The CDPA states that the person who creates the work – the ‘author’ – owns the copyright to that work. So, the artist who writes lyrics or music will own the copyright to those lyrics or music.

Often the lyrics are written by one person and the music by another. Alternatively, two or more persons could collaborate on writing a song – both being involved in the creation of lyrics and music together. In both scenarios, the artists are called co-writers and they jointly own the work they created. In this scenario, the artists should ensure that they agree, in writing, who owns the lyrics and who owns the music. If the artists have worked together on elements of both then they should record the percentage contribution made in each area (e.g. Miss Lyricist – 20% music, 75% lyrics and Mr. Songwriter – 80% music and 25% lyrics).

Needless to say, there are numerous disputes between artists, producers and band members as to who wrote what. Not surprisingly, these disputes tend to surface when the disputed song becomes a hit! The most prominent recent example is that between James Blunt and producer Lukas Burton in which Burton claims to have co-written six songs with Blunt from the Back to Bedlam album. The preponderance of such costly, prolonged and damaging disputes makes it clear that a written record of ‘who owns what’ should accompany the writing and recording of any material.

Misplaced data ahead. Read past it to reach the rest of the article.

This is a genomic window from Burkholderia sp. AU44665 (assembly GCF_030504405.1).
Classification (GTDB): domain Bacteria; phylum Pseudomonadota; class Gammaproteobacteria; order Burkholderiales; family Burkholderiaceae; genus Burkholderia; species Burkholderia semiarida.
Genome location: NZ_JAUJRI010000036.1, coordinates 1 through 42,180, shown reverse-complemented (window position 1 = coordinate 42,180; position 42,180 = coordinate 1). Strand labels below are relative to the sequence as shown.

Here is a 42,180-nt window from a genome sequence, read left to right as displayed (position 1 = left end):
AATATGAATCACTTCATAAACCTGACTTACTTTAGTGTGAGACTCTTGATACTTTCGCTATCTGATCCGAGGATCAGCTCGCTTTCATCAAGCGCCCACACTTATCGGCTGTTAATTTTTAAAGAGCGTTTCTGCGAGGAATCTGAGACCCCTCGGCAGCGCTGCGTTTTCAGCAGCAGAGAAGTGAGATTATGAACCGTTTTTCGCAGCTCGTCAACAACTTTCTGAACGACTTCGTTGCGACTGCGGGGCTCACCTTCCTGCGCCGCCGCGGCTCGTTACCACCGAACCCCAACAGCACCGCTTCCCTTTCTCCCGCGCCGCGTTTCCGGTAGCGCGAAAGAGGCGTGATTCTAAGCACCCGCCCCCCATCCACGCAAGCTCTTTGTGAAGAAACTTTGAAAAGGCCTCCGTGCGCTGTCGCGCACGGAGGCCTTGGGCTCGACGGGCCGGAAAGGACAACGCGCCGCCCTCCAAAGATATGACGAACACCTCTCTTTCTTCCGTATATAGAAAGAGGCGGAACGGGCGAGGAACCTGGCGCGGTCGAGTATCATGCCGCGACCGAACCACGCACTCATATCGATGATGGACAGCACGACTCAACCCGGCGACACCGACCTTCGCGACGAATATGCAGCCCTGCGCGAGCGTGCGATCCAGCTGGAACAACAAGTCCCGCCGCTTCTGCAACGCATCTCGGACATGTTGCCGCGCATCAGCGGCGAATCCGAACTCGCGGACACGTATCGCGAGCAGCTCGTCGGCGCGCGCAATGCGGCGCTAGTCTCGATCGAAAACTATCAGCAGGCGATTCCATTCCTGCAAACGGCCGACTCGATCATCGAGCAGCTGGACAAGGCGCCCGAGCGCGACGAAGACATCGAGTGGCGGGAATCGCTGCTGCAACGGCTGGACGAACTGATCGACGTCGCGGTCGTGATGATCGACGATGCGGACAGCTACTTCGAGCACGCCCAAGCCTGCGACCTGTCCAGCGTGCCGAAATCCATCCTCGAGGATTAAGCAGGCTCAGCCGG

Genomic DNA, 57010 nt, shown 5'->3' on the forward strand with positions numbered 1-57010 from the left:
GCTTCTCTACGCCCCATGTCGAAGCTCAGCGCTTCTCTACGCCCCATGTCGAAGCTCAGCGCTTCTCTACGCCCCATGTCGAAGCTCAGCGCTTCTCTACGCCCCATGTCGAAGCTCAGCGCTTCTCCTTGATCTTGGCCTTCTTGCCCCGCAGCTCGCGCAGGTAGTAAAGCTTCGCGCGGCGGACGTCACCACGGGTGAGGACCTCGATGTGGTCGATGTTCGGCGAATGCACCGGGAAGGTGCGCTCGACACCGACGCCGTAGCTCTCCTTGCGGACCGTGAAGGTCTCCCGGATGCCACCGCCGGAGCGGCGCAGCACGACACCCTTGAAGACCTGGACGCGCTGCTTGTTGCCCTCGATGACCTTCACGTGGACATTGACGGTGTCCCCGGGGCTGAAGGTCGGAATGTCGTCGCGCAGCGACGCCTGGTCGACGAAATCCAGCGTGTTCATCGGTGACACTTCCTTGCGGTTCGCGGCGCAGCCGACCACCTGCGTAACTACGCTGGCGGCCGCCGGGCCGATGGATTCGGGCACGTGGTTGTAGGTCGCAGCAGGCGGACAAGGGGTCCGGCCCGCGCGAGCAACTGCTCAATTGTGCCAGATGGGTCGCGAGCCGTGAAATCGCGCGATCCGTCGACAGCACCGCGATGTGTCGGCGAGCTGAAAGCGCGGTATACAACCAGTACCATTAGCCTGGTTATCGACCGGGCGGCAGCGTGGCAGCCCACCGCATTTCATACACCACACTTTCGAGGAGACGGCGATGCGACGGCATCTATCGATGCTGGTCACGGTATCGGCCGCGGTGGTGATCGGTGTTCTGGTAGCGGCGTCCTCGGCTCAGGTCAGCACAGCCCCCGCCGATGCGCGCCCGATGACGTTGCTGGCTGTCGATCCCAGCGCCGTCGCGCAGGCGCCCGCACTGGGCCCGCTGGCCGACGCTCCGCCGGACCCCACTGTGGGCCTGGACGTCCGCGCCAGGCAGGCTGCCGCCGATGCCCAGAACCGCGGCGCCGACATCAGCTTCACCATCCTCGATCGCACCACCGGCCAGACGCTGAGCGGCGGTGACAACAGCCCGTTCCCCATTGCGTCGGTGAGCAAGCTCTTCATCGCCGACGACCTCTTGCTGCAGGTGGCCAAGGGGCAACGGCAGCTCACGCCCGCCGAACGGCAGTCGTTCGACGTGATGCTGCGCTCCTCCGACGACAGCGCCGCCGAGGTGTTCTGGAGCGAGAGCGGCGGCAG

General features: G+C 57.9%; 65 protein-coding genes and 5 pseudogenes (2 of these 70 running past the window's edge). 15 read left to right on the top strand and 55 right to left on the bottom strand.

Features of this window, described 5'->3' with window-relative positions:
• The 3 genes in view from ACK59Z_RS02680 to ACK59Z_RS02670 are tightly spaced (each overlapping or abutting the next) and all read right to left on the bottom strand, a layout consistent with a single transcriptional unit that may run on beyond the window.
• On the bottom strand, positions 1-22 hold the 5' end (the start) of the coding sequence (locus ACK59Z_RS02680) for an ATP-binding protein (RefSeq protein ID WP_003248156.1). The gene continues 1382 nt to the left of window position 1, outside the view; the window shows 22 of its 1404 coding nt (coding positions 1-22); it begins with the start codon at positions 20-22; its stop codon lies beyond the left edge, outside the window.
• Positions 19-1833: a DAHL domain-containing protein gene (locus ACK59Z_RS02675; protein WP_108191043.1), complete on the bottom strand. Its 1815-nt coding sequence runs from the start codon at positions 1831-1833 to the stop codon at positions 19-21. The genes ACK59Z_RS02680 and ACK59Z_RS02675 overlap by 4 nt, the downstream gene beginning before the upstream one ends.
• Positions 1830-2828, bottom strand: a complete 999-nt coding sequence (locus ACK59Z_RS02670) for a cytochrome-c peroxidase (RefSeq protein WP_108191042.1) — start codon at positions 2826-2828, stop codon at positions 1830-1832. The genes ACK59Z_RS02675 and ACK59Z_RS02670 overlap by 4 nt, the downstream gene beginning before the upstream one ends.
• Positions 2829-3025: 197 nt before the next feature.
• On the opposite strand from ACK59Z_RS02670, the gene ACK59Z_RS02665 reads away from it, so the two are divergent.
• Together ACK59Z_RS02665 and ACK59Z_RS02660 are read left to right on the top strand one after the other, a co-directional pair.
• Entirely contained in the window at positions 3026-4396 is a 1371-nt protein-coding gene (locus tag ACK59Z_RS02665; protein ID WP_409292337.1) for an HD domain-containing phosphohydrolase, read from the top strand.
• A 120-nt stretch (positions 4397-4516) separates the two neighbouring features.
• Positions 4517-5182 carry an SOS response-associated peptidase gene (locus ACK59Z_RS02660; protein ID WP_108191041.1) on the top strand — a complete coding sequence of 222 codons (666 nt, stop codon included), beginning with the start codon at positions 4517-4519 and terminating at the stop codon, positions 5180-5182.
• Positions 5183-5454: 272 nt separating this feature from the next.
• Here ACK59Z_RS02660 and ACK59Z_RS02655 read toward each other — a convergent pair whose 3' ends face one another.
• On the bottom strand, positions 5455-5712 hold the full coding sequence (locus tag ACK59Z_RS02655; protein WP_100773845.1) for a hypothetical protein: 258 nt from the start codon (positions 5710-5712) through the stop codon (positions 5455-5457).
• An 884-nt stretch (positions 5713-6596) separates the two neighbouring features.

A special provision applies to sound recordings, where the CDPA states that the author is deemed to be the ‘producer’ of the sound recording. However, the CDPA goes on to define ‘producer’ as meaning the person who made the arrangements necessary for making the sound recording. This typically means that the party who paid for the recording will own the copyright to that recording. Artists should therefore tread carefully in this area and preferably take legal advice. Before entering a studio as part of a demo or studio deal, be clear who will own what rights and ensure this is set out in writing and signed by the producer and studio.

How long does copyright last?
Copyright protection generally lasts for the life of the author plus 70 years from the end of the calendar year of his or her death. There are some exceptions to this. For example, for works created by co-writers copyright lasts for 70 years from the end of the calendar year in which the last known co-writer dies.

For sound recordings, copyright lasts for 50 years from the end of the calendar year in which the recording is made or published, or, if not published, played or communicated in public (where this occurs during that period).